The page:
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‘Bermuda Triangle’ looms for travel industry as agents grow fearful over lengthy lockdown


While Ramaphosa indicated that accommodation and domestic air travel – excluding business travel – would be phased in, starting in level three, those in the travel industry were unsure this would be enough.

While travel has been banned since the start of lockdown, travel agents are fearful that they may not be able to reopen once lockdown ends.

Travel VIP owner, Paula Martini.

For more than three months now, many independent travel agents have been unable to collect a paycheck, and many are fearful that their doors will remain closed after lockdown ends.

Estimates, according to local independent travel agents indicate that the travel industry may only be able to return to full functionality come 2021, or possibly even later.

It is not just flight bookings that are affected, said Ana Camacho who runs New World Travel.

“The knock-on effect is astounding. When we book flights, either domestic or international we also arrange for a rental car and accommodation. These industries have lost countless funds with travel agents out of the picture,” she said.

The Salt Rock resident who has been in the travel industry for 26 years said she had to essentially close her business in February with the issuing of refunds, re-bookings and cancellations, heavily impacting on her income.

In his keynote address to the nation on Sunday evening, president Cyril Ramaphosa acknowledged that the travel industry had been particularly hard-hit by the nationwide lockdown.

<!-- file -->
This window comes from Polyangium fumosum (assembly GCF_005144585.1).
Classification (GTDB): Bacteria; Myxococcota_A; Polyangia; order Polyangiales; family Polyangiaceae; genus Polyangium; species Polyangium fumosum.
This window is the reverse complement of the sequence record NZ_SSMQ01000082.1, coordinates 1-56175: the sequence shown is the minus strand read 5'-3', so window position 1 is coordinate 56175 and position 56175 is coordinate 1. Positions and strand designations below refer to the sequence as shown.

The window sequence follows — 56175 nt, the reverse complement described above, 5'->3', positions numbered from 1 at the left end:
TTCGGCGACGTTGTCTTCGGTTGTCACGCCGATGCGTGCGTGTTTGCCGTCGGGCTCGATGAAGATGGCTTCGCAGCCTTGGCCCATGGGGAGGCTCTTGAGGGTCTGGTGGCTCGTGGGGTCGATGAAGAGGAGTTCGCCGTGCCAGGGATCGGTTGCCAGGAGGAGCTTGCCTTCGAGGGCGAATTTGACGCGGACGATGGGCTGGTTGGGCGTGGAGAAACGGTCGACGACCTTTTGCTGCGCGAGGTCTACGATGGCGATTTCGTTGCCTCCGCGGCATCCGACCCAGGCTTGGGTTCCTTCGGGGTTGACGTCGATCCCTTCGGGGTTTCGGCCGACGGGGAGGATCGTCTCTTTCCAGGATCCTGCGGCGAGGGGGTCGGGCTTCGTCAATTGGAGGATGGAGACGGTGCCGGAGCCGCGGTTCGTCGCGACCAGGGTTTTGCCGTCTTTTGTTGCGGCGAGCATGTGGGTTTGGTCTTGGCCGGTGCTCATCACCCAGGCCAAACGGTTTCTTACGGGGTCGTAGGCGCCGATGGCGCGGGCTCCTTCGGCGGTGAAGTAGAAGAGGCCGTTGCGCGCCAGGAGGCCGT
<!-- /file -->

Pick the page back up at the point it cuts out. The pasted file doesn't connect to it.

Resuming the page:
“We have held discussions with the tourism, hotel and restaurant industries regarding the challenges and hardships these sectors are facing.”

He said the industry leaders had made several proposals, regarding measures they intend to put in place when their sectors were opened and that these were being considered.

While Ramaphosa indicated that accommodation and domestic air travel – excluding business travel – would be phased in, starting in level three, those in the travel industry were unsure this would be enough.

Travel agents said government had yet to assist them.

“We have to be diligent in our finances at the moment. If not for the bit of savings I had, my business would have been shut within the first month,” said Camacho, who believes her company may survive until August.

Through cancellations, Camacho revealed, her business had lost about R500 000-800 000.

Paula Martini, owner of Travel VIP said she had lost some R3-million in ticket sales almost overnight.

“More than 90 percent of my business comes from the corporate industry?” said Martini, who has been fighting an uphill battle to assistance through the Tourism Fund.

“After waiting almost two months and doing everything by the book, I received an email from the Tourism Fund to say that my documents had not been received in time.”

To her disbelief the email further stated that not all the correct documentation had been submitted.

Three days later the Tourism Relief Fund emailed again to inform her that they were validating her supporting documents.

But, she would have to resubmit her BEE certificate, a certified copy of her ID and her latest Unemployment Insurance Fund filing, all of which had been originally submitted. “This really gives me a sense of discomfort.

Has government perhaps now realised that they sent out the initial email by mistake or are they just covering their tracks owing to the supposed depletion of the relief fund,” asked Martini.

Martini said the government guaranteed loan scheme was now being administered by banks and, that she was required to sign personal surety for the loan.

She had also joined the class action suit against the Broad-Based Black Economic Empowerment (BBBEE) clause.

“I need to give South African travel agents a voice, something is not right in our country and our beautiful industry is going up in flames,” said Martini, who believes that “this destruction of the travel industry in South Africa is unjust and corrupt”.

Despite the upheaval, Martini said she was fortunate enough to, so far, have kept all of her staff and have been able to pay them. But for how long?



Disclaimer - The views expressed here are not necessarily those of the BEE CHAMBER

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